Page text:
Author Archives: hannah

About hannah

Troublemaker

Authoritarianism and the instinct-driven

Perhaps it is a fail-safe option. Guaranteed to fail or not. LOL

The last thing we need is another Catholic authoritarian on the Court. Not because Catholics are subservient to the Pope in Rome, but because confession and absolution frees them from the need to exercise self-restraint. Behavior can be hit or miss and, if it goes wrong, all can be forgiven by confessing. That is not a reliable basis for moral behavior but it is what makes authoritarianism attractive to the instinct-driven.

An admission. I left off being a Catholic because the church offended my moral sense.

Personous

When the focus/fixation is on a person, rather than performance, gossip is inevitable. Is jockeying for status equally inevitable?

What makes people think they can make others hate or like them?

Personous people. They create the illusion that they care about others, but the other is merely a foil or standard for self-significance.

Person v. Performance

Instinct-driven people are hooked on personal coonection, evenwhen they do not know how to connect. The politics of personal destruction and personal adulation are examples of both.
The connection to personalities is quite irrational, but usually boils down to some emotional trigger, for good or ill. The Bernie Sanders fans are as unhinged as the Trumpists. Are Sanders’ policy proposals more caring and supportive? Without a doubt. Coukd he get them enacted as President? Not likely.

He’s also got a deus ex machina mentality.

Trump’s a home wrecker. That is all he’s good at. Wrecking is probably an addiction by now.

Inessential and insubstantial currency

The inessential and insubstantial nature of money allows it to be abused with abandon. Not only is it worthless, but there is always more. So, there is no reason to be careful, cautious or economical. That latter point is particularly significant in a society where economy has become synonymous with money.

So, while the original intent of economic behavior was to avoid waste and enhance usefulness, as money became ubiquitous, the original intent evaporated into the ether.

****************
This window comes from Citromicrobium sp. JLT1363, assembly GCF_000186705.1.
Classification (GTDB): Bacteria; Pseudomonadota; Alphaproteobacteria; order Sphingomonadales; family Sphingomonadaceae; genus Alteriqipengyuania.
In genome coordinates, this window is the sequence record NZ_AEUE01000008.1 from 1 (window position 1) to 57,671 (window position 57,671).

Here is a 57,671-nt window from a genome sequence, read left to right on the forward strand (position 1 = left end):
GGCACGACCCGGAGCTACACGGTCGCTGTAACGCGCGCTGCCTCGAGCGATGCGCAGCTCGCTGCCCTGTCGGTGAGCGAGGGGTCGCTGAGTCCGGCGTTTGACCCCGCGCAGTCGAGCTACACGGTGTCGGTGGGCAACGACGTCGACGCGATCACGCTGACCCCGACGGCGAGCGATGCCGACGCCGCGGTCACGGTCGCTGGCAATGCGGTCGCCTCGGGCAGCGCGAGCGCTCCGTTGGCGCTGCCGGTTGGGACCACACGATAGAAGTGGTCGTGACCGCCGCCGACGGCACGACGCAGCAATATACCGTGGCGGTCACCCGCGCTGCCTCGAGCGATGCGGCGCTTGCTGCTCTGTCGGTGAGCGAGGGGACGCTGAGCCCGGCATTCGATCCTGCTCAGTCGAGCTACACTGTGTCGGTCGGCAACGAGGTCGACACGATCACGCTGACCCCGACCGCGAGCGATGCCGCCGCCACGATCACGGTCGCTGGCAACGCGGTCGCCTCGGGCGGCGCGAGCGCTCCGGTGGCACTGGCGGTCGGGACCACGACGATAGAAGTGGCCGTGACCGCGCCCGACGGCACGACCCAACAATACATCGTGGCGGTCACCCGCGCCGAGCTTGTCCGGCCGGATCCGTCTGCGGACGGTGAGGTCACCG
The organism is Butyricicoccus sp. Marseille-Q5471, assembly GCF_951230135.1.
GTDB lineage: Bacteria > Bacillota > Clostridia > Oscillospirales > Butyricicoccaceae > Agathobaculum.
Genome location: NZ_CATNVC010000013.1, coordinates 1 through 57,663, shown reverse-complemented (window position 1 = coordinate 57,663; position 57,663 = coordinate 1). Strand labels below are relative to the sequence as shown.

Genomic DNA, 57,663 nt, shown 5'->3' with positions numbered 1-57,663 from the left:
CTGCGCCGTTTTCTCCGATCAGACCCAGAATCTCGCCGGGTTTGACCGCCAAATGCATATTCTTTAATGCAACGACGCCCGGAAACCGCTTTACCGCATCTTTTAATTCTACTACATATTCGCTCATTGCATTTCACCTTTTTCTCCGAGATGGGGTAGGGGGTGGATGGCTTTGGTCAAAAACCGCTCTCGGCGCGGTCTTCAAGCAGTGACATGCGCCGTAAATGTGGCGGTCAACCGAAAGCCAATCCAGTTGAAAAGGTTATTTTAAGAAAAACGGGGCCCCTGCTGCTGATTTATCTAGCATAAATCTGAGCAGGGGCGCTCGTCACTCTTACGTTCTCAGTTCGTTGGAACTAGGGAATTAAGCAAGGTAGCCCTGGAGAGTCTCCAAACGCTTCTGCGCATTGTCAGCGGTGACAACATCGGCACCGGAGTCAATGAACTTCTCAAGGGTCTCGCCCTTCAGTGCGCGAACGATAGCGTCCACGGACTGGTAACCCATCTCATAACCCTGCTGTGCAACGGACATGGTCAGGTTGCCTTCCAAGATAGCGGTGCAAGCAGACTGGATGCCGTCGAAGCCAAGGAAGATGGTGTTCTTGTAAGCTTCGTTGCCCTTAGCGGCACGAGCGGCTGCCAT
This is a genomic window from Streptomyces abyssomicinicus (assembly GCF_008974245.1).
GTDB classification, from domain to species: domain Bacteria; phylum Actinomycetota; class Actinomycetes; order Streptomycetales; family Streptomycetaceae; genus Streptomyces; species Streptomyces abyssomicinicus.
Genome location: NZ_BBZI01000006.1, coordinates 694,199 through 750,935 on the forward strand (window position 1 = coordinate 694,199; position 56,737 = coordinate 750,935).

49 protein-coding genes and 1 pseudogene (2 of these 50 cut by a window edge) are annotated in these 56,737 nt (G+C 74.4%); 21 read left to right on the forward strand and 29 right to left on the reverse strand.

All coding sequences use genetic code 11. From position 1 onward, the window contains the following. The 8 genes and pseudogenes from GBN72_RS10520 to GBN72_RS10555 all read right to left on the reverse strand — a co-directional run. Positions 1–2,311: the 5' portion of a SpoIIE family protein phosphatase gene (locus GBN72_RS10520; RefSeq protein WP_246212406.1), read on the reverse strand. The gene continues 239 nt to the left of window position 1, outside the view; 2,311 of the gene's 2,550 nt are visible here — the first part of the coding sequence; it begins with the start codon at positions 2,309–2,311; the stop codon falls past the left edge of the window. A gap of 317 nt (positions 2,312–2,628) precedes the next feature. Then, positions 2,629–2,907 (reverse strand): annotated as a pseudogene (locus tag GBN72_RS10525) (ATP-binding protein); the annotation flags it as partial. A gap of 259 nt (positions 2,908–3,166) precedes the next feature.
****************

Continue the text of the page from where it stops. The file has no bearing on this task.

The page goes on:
Is the monetary economy esoteric? I have compared it to theologians becoming fascinated by angels dancing on pins. Perhaps it is another example of the triumph of the idea over the real–or the res. The thought over the thing.

We never hear materialism decried anymore. I wonder why.

If thought is disconnected or unconnected to the material world does the lie matter at all?

When one is dealing in figments of the imagination, what consritutes a fraud?

New land.

Today is the day the deed for our woodland is to be signed. It will add two acres on the B&A Canal to our eleven acres of marsh.

Much more gratfying than sending dollars to Costa Rica.

The core question.

Well, we have a large and growing body of non-productive persons who claim a share of what is produced for moving things and people around. They are the commercial class and the entrepreneurs and the “managers” whose functions and behaviors are actually left out of economic calculations. Why? In large part because economists (who are themselves non-productive) took over the binary model which accountants had developed in the interest of promoting accuracy in their summations. (If everything is counted twice and the resukts are the same, there is a better chance the sums are correct). The reality, of course, is that there are many more players in an economy than the two designated agents (sellers and buyers or producers and users). And then there is the fact that currency, an inanimate participant in any transaction, has been transformed from a practical universally available tool into an agent of restriction and control.

If currency/money were a simple measuring tool like the inch or the ounce or even just a symbol like the script we use to represent meaningful sounds, rather than being rationed and distributed to privileged entities, then it could not be used to regulate and restrict enterprise as it is. It is my sense that the accumulation of currency by select individual players, which is facilitated by exempting them from returning it to the issuer, is designed to disguise the interest in keeping currency relatively scarce. Congress is supposed to distribute the currency into the economy as needed. Instead, it distributes some and lets the Treasury distribute some to designated middlemen, the banks, who then determine who is qualified to receive and use more of this inherently unlimited asset.

Currency is an instrument of control. This leaves us with the question,”why are public servants trying to exercise control?”